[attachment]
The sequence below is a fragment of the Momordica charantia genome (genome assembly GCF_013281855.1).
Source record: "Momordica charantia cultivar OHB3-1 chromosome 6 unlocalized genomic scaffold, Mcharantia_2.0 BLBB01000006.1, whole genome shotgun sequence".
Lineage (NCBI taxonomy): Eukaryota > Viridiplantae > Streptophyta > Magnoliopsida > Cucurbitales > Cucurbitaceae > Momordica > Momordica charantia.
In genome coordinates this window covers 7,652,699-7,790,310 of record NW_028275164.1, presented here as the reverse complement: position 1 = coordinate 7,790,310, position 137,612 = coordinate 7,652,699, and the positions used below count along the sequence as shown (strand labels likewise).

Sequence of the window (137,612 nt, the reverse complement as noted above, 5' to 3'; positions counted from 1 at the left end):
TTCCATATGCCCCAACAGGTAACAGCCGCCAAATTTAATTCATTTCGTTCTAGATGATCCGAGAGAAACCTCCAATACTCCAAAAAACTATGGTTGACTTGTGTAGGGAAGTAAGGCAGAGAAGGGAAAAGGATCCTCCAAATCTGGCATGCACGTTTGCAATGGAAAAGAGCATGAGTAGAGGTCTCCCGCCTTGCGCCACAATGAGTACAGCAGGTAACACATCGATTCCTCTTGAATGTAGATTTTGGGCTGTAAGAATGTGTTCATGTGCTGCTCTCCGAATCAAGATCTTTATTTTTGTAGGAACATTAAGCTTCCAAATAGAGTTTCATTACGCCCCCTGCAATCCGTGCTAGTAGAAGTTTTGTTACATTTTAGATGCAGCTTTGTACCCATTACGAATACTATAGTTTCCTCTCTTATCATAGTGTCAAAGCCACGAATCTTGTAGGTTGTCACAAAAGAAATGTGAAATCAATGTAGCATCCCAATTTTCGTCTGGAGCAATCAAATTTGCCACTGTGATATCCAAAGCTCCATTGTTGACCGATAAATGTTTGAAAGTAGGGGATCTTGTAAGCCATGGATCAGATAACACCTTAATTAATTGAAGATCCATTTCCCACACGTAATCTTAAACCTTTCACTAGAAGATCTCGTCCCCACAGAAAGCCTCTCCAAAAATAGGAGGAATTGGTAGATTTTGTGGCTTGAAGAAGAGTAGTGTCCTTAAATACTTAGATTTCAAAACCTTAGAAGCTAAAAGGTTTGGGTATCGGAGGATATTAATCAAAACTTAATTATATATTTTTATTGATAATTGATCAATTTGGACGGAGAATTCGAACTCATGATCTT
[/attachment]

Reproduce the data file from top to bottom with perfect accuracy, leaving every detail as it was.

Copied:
The sequence below is a fragment of the Momordica charantia genome (genome assembly GCF_013281855.1).
Source record: "Momordica charantia cultivar OHB3-1 chromosome 6 unlocalized genomic scaffold, Mcharantia_2.0 BLBB01000006.1, whole genome shotgun sequence".
Lineage (NCBI taxonomy): Eukaryota > Viridiplantae > Streptophyta > Magnoliopsida > Cucurbitales > Cucurbitaceae > Momordica > Momordica charantia.
In genome coordinates this window covers 7,652,699-7,790,310 of record NW_028275164.1, presented here as the reverse complement: position 1 = coordinate 7,790,310, position 137,612 = coordinate 7,652,699, and the positions used below count along the sequence as shown (strand labels likewise).

Sequence of the window (137,612 nt, the reverse complement as noted above, 5' to 3'; positions counted from 1 at the left end):
TTCCATATGCCCCAACAGGTAACAGCCGCCAAATTTAATTCATTTCGTTCTAGATGATCCGAGAGAAACCTCCAATACTCCAAAAAACTATGGTTGACTTGTGTAGGGAAGTAAGGCAGAGAAGGGAAAAGGATCCTCCAAATCTGGCATGCACGTTTGCAATGGAAAAGAGCATGAGTAGAGGTCTCCCGCCTTGCGCCACAATGAGTACAGCAGGTAACACATCGATTCCTCTTGAATGTAGATTTTGGGCTGTAAGAATGTGTTCATGTGCTGCTCTCCGAATCAAGATCTTTATTTTTGTAGGAACATTAAGCTTCCAAATAGAGTTTCATTACGCCCCCTGCAATCCGTGCTAGTAGAAGTTTTGTTACATTTTAGATGCAGCTTTGTACCCATTACGAATACTATAGTTTCCTCTCTTATCATAGTGTCAAAGCCACGAATCTTGTAGGTTGTCACAAAAGAAATGTGAAATCAATGTAGCATCCCAATTTTCGTCTGGAGCAATCAAATTTGCCACTGTGATATCCAAAGCTCCATTGTTGACCGATAAATGTTTGAAAGTAGGGGATCTTGTAAGCCATGGATCAGATAACACCTTAATTAATTGAAGATCCATTTCCCACACGTAATCTTAAACCTTTCACTAGAAGATCTCGTCCCCACAGAAAGCCTCTCCAAAAATAGGAGGAATTGGTAGATTTTGTGGCTTGAAGAAGAGTAGTGTCCTTAAATACTTAGATTTCAAAACCTTAGAAGCTAAAAGGTTTGGGTATCGGAGGATATTAATCAAAACTTAATTATATATTTTTATTGATAATTGATCAATTTGGACGGAGAATTCGAACTCATGATCTT